To sum up, visiting Chartres is to be transported to the Middle Ages and its rich sacred art, a very meaningful experience whether one is religious or not. If you have the time and the inclination to go, here are a few thoughts for making the most of your journey: Go on a Saturday – the charming town is bustling with activity and the weekly outdoor market. When you first arrive, see the cathedral in the morning light. Then go back in the afternoon for a whole different view. Take a tour with Malcolm Miller before he retires! Take the time to decipher an entire cycle of stained glass – and notice the characters at the bottom who sponsored the piece whether bakers, carpenters or other medieval tradesmen. Have a nice lunch outdoors at one of the restaurants by the church – and enjoy the view of the cathedral nearby. Be sure and walk around the exterior perimeter of the church – the details and angles are fascinating. And last but not least, relish the less crowded church atmosphere when compared to Notre Dame in Paris. Bonne visite!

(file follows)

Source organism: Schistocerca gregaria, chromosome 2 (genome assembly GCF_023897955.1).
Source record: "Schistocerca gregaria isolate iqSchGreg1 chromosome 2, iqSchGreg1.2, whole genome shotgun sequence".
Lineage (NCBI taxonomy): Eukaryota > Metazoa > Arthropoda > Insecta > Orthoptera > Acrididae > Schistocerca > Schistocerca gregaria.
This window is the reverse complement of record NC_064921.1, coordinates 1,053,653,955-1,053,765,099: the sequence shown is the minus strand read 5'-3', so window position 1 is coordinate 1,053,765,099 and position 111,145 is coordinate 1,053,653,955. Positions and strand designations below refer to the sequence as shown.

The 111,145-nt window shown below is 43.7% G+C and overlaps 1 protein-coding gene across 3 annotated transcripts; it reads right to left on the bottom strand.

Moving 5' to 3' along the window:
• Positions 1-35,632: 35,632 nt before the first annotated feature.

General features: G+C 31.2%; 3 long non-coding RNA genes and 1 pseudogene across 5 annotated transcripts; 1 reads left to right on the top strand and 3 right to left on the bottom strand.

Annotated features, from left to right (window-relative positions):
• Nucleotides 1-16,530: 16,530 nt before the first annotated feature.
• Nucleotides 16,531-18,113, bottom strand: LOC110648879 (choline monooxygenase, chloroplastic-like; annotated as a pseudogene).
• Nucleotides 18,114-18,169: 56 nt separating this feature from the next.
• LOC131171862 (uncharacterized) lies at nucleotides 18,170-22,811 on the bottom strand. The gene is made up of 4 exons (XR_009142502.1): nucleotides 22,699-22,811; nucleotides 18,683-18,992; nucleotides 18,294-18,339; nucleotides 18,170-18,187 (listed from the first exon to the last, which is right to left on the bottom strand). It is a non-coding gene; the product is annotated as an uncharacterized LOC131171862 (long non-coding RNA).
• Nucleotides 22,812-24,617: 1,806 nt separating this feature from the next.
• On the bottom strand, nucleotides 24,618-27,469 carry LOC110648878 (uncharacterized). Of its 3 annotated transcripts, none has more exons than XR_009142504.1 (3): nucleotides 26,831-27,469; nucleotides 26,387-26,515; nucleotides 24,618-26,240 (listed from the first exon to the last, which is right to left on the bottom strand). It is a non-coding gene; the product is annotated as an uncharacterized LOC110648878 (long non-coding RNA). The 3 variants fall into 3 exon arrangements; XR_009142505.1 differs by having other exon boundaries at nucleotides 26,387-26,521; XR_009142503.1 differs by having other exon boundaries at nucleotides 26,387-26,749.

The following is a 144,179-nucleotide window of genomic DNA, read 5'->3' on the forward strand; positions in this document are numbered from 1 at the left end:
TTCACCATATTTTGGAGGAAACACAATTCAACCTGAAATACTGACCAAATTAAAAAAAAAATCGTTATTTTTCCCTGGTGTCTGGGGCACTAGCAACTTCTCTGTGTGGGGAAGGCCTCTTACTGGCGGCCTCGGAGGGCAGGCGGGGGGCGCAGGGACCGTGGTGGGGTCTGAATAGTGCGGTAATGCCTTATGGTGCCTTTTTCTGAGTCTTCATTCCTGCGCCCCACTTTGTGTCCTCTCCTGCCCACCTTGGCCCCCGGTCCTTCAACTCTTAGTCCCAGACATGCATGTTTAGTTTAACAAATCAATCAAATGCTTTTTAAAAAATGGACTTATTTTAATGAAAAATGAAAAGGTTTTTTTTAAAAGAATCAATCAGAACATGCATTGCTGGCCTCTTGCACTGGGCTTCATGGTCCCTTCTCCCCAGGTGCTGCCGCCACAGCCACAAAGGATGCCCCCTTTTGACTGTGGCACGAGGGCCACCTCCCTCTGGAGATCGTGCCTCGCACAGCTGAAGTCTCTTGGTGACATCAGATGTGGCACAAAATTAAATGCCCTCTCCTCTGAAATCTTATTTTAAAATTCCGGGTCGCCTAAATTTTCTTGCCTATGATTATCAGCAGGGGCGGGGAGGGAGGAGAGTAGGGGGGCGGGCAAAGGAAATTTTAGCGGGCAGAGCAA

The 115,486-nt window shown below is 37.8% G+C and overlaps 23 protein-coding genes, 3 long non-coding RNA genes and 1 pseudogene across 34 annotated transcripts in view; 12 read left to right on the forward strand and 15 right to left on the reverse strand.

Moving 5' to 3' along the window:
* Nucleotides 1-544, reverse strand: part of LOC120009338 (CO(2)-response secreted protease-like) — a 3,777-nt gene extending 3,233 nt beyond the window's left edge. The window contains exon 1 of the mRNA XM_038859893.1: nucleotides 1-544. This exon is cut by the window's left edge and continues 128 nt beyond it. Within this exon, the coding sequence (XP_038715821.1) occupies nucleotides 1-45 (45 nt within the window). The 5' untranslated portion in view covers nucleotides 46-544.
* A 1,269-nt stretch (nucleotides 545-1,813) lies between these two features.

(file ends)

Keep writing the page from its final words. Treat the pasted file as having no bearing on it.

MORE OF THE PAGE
Cathedral Notre-Dame of Chartres (Cathédrale Notre-Dame de Chartres)
Cloître Notre-Dame, 28000 Chartres
Open: Daily 8:30am-7:30pm
NB: Located near the cathedral are the Centre International du Vitrail and the Ecole Internationale du Vitrail et du Patrimoine which are dedicated to the history and art of stained glass. Their superb cultural offerings include lectures, excursions, exhibitions and training in making ancient and contemporary stained glass.
French Take-Out ~ La France à emporter
For a little armchair travel to Chartres with Malcolm Miller, you might want to check out his book in English on the topic: Chartres Cathedral by Malcolm Miller (1997), ISBN 1878351540. For further reading, an array of other books is also available at the church’s lovely bookstore located just to the left as you enter the cathedral.